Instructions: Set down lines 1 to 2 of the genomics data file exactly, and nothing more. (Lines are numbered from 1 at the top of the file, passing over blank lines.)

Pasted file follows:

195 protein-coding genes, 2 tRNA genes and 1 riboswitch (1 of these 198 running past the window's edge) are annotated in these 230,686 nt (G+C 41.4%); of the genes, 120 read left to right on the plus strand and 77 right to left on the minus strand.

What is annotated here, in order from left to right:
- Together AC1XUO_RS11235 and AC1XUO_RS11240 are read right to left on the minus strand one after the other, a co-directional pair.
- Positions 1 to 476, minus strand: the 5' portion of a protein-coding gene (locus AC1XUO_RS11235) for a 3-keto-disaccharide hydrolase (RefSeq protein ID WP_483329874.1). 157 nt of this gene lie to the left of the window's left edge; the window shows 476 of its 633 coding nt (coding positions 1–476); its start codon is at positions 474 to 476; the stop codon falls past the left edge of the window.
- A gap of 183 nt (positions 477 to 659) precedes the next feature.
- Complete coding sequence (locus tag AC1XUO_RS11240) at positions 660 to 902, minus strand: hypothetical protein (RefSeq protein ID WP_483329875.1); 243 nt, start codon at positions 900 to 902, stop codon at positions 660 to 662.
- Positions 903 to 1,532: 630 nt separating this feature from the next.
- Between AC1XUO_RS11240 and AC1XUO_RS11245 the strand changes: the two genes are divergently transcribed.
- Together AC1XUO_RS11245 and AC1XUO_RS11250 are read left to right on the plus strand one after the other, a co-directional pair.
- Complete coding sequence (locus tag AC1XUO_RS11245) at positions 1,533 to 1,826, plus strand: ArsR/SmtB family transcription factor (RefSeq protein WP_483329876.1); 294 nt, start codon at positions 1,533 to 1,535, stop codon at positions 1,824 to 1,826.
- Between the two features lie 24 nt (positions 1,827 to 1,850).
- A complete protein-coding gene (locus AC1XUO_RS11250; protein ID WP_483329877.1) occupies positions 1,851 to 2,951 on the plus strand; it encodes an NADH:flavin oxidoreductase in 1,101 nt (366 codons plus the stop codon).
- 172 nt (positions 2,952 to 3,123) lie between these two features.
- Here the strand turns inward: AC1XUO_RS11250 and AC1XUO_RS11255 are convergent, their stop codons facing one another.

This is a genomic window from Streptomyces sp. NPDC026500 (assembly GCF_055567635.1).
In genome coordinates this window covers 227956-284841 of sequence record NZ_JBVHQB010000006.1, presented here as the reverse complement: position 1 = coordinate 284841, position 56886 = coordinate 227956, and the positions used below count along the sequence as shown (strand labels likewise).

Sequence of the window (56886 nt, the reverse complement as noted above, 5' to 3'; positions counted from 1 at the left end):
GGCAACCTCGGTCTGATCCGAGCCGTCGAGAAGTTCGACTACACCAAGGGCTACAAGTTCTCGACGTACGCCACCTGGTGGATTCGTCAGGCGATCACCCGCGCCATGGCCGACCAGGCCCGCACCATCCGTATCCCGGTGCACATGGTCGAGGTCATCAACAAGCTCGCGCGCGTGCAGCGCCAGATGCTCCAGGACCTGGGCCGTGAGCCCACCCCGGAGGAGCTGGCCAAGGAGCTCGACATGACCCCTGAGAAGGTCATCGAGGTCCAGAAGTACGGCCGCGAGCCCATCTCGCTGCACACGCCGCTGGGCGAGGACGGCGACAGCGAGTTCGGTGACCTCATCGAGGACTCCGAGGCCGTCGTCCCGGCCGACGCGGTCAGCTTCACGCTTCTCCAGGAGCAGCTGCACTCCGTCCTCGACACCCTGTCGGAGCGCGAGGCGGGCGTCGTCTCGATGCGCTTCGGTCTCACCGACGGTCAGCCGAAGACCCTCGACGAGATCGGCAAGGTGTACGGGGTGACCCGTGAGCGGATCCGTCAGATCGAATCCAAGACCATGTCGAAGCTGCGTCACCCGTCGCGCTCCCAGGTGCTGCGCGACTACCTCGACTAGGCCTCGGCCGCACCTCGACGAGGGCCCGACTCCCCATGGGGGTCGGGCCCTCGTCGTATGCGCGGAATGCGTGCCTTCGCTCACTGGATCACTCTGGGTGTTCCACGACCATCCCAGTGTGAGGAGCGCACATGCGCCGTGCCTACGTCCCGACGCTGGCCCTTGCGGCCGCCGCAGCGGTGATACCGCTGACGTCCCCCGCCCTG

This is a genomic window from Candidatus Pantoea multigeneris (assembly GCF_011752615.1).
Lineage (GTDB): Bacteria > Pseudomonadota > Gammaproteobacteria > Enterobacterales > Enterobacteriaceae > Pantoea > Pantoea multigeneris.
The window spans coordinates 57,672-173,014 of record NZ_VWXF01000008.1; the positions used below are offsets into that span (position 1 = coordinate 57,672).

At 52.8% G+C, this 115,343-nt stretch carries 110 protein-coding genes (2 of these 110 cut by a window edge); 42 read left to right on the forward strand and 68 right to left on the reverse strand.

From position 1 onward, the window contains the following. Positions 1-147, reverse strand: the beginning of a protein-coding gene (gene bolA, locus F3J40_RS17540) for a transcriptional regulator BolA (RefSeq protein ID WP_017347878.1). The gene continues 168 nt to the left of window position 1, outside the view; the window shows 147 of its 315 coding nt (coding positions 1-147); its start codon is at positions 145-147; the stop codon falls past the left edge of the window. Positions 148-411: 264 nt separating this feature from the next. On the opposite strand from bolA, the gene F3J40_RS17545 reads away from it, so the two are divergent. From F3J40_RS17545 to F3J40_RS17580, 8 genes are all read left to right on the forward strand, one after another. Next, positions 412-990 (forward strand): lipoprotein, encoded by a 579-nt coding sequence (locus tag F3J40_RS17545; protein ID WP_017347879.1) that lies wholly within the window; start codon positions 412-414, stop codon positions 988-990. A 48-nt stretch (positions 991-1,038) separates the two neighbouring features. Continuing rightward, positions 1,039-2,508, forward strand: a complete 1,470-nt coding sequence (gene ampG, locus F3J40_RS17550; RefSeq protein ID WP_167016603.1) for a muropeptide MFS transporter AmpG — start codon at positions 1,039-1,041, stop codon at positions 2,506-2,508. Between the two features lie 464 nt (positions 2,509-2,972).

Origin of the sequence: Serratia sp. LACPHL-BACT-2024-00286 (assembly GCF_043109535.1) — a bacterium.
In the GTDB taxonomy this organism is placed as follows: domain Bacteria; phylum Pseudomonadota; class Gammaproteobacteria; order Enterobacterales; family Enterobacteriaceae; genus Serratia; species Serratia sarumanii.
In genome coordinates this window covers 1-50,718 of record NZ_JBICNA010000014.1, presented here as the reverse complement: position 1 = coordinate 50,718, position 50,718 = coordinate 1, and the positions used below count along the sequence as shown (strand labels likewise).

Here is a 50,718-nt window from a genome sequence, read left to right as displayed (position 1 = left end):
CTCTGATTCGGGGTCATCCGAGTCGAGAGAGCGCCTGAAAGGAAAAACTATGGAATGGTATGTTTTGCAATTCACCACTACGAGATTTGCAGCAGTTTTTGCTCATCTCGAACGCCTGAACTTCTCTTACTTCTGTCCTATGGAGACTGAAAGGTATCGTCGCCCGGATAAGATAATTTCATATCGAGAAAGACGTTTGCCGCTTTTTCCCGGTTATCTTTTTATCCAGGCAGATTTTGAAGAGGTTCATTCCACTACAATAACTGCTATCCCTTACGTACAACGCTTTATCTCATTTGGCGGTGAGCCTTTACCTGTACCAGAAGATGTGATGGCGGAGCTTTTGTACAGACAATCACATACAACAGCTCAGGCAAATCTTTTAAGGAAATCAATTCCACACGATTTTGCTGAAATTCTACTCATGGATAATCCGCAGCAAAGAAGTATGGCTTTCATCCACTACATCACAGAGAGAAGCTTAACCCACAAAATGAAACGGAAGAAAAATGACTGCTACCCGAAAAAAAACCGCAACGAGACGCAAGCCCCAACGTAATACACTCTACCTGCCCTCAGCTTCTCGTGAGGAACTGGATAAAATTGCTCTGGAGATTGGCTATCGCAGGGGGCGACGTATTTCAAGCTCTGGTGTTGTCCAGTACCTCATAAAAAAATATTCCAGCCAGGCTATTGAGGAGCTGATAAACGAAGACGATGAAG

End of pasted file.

195 protein-coding genes, 2 tRNA genes and 1 riboswitch (1 of these 198 running past the window's edge) are annotated in these 230,686 nt (G+C 41.4%); of the genes, 120 read left to right on the plus strand and 77 right to left on the minus strand.

What is annotated here, in order from left to right: